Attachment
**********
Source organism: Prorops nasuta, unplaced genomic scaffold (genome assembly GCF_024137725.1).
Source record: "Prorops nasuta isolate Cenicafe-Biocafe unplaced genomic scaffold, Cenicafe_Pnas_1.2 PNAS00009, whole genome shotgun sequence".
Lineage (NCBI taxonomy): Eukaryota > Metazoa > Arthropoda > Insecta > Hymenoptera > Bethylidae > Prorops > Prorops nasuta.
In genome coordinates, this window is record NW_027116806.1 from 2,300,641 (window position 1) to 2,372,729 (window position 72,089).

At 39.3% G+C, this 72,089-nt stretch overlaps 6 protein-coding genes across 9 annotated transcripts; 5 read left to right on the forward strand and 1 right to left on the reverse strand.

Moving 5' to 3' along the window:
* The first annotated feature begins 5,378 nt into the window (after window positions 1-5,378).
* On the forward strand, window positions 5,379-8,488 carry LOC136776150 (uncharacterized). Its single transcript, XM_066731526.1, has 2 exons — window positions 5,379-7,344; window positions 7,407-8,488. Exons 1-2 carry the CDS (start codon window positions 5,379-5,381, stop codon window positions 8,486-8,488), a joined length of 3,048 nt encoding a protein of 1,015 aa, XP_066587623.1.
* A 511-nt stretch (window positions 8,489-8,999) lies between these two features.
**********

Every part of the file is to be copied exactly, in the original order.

Source organism: Prorops nasuta, unplaced genomic scaffold (genome assembly GCF_024137725.1).
Source record: "Prorops nasuta isolate Cenicafe-Biocafe unplaced genomic scaffold, Cenicafe_Pnas_1.2 PNAS00009, whole genome shotgun sequence".
Lineage (NCBI taxonomy): Eukaryota > Metazoa > Arthropoda > Insecta > Hymenoptera > Bethylidae > Prorops > Prorops nasuta.
In genome coordinates, this window is record NW_027116806.1 from 2,300,641 (window position 1) to 2,372,729 (window position 72,089).

At 39.3% G+C, this 72,089-nt stretch overlaps 6 protein-coding genes across 9 annotated transcripts; 5 read left to right on the forward strand and 1 right to left on the reverse strand.

Moving 5' to 3' along the window:
* The first annotated feature begins 5,378 nt into the window (after window positions 1-5,378).
* On the forward strand, window positions 5,379-8,488 carry LOC136776150 (uncharacterized). Its single transcript, XM_066731526.1, has 2 exons — window positions 5,379-7,344; window positions 7,407-8,488. Exons 1-2 carry the CDS (start codon window positions 5,379-5,381, stop codon window positions 8,486-8,488), a joined length of 3,048 nt encoding a protein of 1,015 aa, XP_066587623.1.
* A 511-nt stretch (window positions 8,489-8,999) lies between these two features.